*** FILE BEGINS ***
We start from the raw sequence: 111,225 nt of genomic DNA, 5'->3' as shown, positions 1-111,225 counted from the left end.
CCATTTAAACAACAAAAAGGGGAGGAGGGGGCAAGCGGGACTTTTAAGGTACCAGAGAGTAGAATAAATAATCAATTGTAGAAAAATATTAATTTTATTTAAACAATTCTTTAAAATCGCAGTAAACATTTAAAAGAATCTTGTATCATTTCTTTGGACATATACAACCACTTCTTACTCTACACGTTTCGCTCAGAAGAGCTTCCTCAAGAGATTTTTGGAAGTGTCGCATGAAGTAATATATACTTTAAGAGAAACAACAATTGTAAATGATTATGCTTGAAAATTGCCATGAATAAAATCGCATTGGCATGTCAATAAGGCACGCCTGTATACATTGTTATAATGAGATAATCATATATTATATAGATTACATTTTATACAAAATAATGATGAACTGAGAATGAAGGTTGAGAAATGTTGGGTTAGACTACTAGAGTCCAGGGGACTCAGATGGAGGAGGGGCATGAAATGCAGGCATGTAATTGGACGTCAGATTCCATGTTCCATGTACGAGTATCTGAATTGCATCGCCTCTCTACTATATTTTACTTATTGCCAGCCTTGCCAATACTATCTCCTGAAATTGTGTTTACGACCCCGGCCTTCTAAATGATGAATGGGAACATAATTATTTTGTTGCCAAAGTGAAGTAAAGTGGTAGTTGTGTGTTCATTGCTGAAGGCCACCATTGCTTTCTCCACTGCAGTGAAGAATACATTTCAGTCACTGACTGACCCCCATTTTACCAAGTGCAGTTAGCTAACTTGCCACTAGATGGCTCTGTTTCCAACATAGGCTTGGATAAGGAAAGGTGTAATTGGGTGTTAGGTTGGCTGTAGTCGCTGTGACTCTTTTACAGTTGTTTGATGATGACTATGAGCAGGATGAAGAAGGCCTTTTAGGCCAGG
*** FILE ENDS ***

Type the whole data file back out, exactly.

We start from the raw sequence: 111,225 nt of genomic DNA, 5'->3' as shown, positions 1-111,225 counted from the left end.
CCATTTAAACAACAAAAAGGGGAGGAGGGGGCAAGCGGGACTTTTAAGGTACCAGAGAGTAGAATAAATAATCAATTGTAGAAAAATATTAATTTTATTTAAACAATTCTTTAAAATCGCAGTAAACATTTAAAAGAATCTTGTATCATTTCTTTGGACATATACAACCACTTCTTACTCTACACGTTTCGCTCAGAAGAGCTTCCTCAAGAGATTTTTGGAAGTGTCGCATGAAGTAATATATACTTTAAGAGAAACAACAATTGTAAATGATTATGCTTGAAAATTGCCATGAATAAAATCGCATTGGCATGTCAATAAGGCACGCCTGTATACATTGTTATAATGAGATAATCATATATTATATAGATTACATTTTATACAAAATAATGATGAACTGAGAATGAAGGTTGAGAAATGTTGGGTTAGACTACTAGAGTCCAGGGGACTCAGATGGAGGAGGGGCATGAAATGCAGGCATGTAATTGGACGTCAGATTCCATGTTCCATGTACGAGTATCTGAATTGCATCGCCTCTCTACTATATTTTACTTATTGCCAGCCTTGCCAATACTATCTCCTGAAATTGTGTTTACGACCCCGGCCTTCTAAATGATGAATGGGAACATAATTATTTTGTTGCCAAAGTGAAGTAAAGTGGTAGTTGTGTGTTCATTGCTGAAGGCCACCATTGCTTTCTCCACTGCAGTGAAGAATACATTTCAGTCACTGACTGACCCCCATTTTACCAAGTGCAGTTAGCTAACTTGCCACTAGATGGCTCTGTTTCCAACATAGGCTTGGATAAGGAAAGGTGTAATTGGGTGTTAGGTTGGCTGTAGTCGCTGTGACTCTTTTACAGTTGTTTGATGATGACTATGAGCAGGATGAAGAAGGCCTTTTAGGCCAGG